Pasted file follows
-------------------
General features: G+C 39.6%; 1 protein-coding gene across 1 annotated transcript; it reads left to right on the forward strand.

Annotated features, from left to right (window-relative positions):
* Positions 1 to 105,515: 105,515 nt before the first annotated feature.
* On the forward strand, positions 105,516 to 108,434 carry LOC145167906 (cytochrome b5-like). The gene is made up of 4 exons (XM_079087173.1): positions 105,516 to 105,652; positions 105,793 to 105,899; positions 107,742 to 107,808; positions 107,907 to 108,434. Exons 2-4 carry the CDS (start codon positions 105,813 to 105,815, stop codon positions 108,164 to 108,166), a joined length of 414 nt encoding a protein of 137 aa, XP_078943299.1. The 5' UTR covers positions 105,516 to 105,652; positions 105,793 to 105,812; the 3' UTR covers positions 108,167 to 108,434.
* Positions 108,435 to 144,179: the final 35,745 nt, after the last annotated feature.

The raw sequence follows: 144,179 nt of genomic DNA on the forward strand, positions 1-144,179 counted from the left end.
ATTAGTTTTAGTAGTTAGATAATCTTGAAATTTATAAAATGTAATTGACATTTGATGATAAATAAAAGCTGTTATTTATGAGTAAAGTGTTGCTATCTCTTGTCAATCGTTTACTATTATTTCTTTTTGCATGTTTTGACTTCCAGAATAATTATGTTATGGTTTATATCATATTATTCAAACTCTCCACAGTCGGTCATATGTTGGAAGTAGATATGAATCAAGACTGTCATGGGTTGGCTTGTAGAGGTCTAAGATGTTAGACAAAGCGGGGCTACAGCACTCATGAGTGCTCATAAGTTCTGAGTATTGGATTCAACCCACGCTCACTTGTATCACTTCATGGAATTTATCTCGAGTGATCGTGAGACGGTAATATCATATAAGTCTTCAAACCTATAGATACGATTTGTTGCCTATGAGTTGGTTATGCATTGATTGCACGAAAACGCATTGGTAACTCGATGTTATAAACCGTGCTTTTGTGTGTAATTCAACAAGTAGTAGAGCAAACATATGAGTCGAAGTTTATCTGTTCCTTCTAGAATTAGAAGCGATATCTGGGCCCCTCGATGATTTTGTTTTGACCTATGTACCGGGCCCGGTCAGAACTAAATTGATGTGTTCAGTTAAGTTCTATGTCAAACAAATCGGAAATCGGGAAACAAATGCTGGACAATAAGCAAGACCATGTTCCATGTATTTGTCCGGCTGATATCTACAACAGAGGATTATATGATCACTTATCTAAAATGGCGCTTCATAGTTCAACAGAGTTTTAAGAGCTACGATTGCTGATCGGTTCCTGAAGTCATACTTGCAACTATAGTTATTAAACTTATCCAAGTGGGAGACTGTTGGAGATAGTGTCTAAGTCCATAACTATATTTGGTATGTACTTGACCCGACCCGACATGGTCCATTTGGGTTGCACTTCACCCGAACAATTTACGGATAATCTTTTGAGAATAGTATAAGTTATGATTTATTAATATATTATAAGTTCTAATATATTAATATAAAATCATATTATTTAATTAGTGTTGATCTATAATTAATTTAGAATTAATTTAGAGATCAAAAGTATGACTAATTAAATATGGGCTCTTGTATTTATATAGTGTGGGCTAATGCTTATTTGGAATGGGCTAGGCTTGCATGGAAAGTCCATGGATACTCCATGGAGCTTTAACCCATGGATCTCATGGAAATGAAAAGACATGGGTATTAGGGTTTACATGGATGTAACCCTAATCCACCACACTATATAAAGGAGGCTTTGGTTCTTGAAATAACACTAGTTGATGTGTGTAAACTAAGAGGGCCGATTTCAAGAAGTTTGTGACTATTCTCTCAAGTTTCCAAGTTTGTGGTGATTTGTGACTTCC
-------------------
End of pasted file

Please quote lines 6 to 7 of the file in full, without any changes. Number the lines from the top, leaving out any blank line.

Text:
The raw sequence follows: 144,179 nt of genomic DNA on the forward strand, positions 1-144,179 counted from the left end.
ATTAGTTTTAGTAGTTAGATAATCTTGAAATTTATAAAATGTAATTGACATTTGATGATAAATAAAAGCTGTTATTTATGAGTAAAGTGTTGCTATCTCTTGTCAATCGTTTACTATTATTTCTTTTTGCATGTTTTGACTTCCAGAATAATTATGTTATGGTTTATATCATATTATTCAAACTCTCCACAGTCGGTCATATGTTGGAAGTAGATATGAATCAAGACTGTCATGGGTTGGCTTGTAGAGGTCTAAGATGTTAGACAAAGCGGGGCTACAGCACTCATGAGTGCTCATAAGTTCTGAGTATTGGATTCAACCCACGCTCACTTGTATCACTTCATGGAATTTATCTCGAGTGATCGTGAGACGGTAATATCATATAAGTCTTCAAACCTATAGATACGATTTGTTGCCTATGAGTTGGTTATGCATTGATTGCACGAAAACGCATTGGTAACTCGATGTTATAAACCGTGCTTTTGTGTGTAATTCAACAAGTAGTAGAGCAAACATATGAGTCGAAGTTTATCTGTTCCTTCTAGAATTAGAAGCGATATCTGGGCCCCTCGATGATTTTGTTTTGACCTATGTACCGGGCCCGGTCAGAACTAAATTGATGTGTTCAGTTAAGTTCTATGTCAAACAAATCGGAAATCGGGAAACAAATGCTGGACAATAAGCAAGACCATGTTCCATGTATTTGTCCGGCTGATATCTACAACAGAGGATTATATGATCACTTATCTAAAATGGCGCTTCATAGTTCAACAGAGTTTTAAGAGCTACGATTGCTGATCGGTTCCTGAAGTCATACTTGCAACTATAGTTATTAAACTTATCCAAGTGGGAGACTGTTGGAGATAGTGTCTAAGTCCATAACTATATTTGGTATGTACTTGACCCGACCCGACATGGTCCATTTGGGTTGCACTTCACCCGAACAATTTACGGATAATCTTTTGAGAATAGTATAAGTTATGATTTATTAATATATTATAAGTTCTAATATATTAATATAAAATCATATTATTTAATTAGTGTTGATCTATAATTAATTTAGAATTAATTTAGAGATCAAAAGTATGACTAATTAAATATGGGCTCTTGTATTTATATAGTGTGGGCTAATGCTTATTTGGAATGGGCTAGGCTTGCATGGAAAGTCCATGGATACTCCATGGAGCTTTAACCCATGGATCTCATGGAAATGAAAAGACATGGGTATTAGGGTTTACATGGATGTAACCCTAATCCACCACACTATATAAAGGAGGCTTTGGTTCTTGAAATAACACTAGTTGATGTGTGTAAACTAAGAGGGCCGATTTCAAGAAGTTTGTGACTATTCTCTCAAGTTTCCAAGTTTGTGGTGATTTGTGACTTCC